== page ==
Raymond exhaled a long frustrated breath. "You're a difficult woman, J," he conceded. "I'm gonna let it go for now."
"Good." She turned her attention to her pasta. "You want me to drive you to the airport in the morning?" He cocked a brow. "You want to?"
"Thanks. By the way, the invitation for my parents' fiftieth anniversary party arrived yesterday. The celebration takes place in three months, and I wish you would come with me."
She kept her eyes on her plate. "I told you, I don't do family."
"You never talk about your family."
"Nothing to talk about." She stirred her food around in her plate.
"Another non-topic," he murmured.
Jacqueline chose to ignore the barb. She'd put physical miles and emotional distance between her and her family for years. She periodically stayed in touch with her nieces, LeAnn, Dominique and Desiree, and nephews Rafe and Justin. But she hadn't spoken to her brother in years. She was not of the mighty Lawson ilk. She made her own name and her own way in the world. She refused to be dictated to by her brother the way he did everyone else. The people in her life didn't even know that she was related to the royal Lawson clan of Louisiana. And that's the way she wanted to keep it, including Raymond.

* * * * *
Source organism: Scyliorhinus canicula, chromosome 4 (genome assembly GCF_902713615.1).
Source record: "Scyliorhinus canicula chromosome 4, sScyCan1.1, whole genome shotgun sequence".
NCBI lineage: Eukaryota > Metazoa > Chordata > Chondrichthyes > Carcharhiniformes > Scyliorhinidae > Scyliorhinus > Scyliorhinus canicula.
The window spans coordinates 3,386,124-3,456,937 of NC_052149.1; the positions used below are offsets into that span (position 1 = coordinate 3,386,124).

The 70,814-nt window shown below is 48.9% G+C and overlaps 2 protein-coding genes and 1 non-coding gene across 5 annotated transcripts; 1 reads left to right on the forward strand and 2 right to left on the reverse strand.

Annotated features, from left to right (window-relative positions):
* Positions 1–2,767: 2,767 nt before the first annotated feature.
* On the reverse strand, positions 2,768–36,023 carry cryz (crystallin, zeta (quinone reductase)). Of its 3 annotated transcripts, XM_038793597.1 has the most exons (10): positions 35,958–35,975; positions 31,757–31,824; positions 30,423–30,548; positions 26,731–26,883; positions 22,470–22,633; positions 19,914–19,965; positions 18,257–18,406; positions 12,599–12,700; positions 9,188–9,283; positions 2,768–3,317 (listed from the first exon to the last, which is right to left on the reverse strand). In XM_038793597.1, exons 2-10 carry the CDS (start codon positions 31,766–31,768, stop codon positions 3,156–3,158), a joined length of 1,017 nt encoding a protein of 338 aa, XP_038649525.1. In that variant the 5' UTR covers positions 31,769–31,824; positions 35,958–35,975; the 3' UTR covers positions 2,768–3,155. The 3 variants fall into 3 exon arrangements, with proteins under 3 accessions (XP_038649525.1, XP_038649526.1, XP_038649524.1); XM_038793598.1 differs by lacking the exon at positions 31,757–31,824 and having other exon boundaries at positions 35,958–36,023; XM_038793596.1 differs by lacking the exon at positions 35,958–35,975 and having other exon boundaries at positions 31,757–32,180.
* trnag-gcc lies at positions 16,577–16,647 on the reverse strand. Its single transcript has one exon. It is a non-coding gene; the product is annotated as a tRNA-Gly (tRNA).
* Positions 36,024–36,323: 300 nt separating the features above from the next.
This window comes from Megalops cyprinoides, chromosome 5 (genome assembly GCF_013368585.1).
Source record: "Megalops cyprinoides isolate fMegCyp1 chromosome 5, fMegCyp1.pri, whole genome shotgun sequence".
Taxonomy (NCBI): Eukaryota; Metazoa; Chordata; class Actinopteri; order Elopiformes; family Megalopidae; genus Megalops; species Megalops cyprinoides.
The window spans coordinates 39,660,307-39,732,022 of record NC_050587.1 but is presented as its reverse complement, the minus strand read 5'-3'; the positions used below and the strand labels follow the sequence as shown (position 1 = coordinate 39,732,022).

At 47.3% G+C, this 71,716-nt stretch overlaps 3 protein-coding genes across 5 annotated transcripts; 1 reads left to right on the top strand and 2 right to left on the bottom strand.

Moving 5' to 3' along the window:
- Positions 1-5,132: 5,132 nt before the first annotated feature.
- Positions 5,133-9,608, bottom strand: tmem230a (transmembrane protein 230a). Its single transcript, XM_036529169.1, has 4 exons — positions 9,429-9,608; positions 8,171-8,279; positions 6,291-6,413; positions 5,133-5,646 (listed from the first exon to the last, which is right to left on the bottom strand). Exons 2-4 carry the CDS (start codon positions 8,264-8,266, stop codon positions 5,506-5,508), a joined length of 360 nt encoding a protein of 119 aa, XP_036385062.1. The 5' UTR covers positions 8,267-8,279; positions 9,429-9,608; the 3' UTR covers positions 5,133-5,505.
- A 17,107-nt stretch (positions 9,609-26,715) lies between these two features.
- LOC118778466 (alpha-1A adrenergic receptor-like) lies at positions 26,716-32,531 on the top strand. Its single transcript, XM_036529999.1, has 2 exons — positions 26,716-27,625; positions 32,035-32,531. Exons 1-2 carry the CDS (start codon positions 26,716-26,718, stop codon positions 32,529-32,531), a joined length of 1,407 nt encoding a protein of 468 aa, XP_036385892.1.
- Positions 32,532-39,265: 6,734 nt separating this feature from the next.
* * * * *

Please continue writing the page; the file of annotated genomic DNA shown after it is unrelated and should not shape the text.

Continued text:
Raymond studied her while he finished off his beer. What happened between her and her brother? She never talked about Branford Lawson and had he not done some digging on his own he would have never known that they were related. Crazy. But he would respect her wishes, even if he didn't understand her reasons. To him, family was sacred. He came from a large, loving, all-in-your-business family. He couldn't imagine not having them in his life. But Jacqueline Lawson was a complex woman. It was what he loved about her, but he'd kept that to himself as well.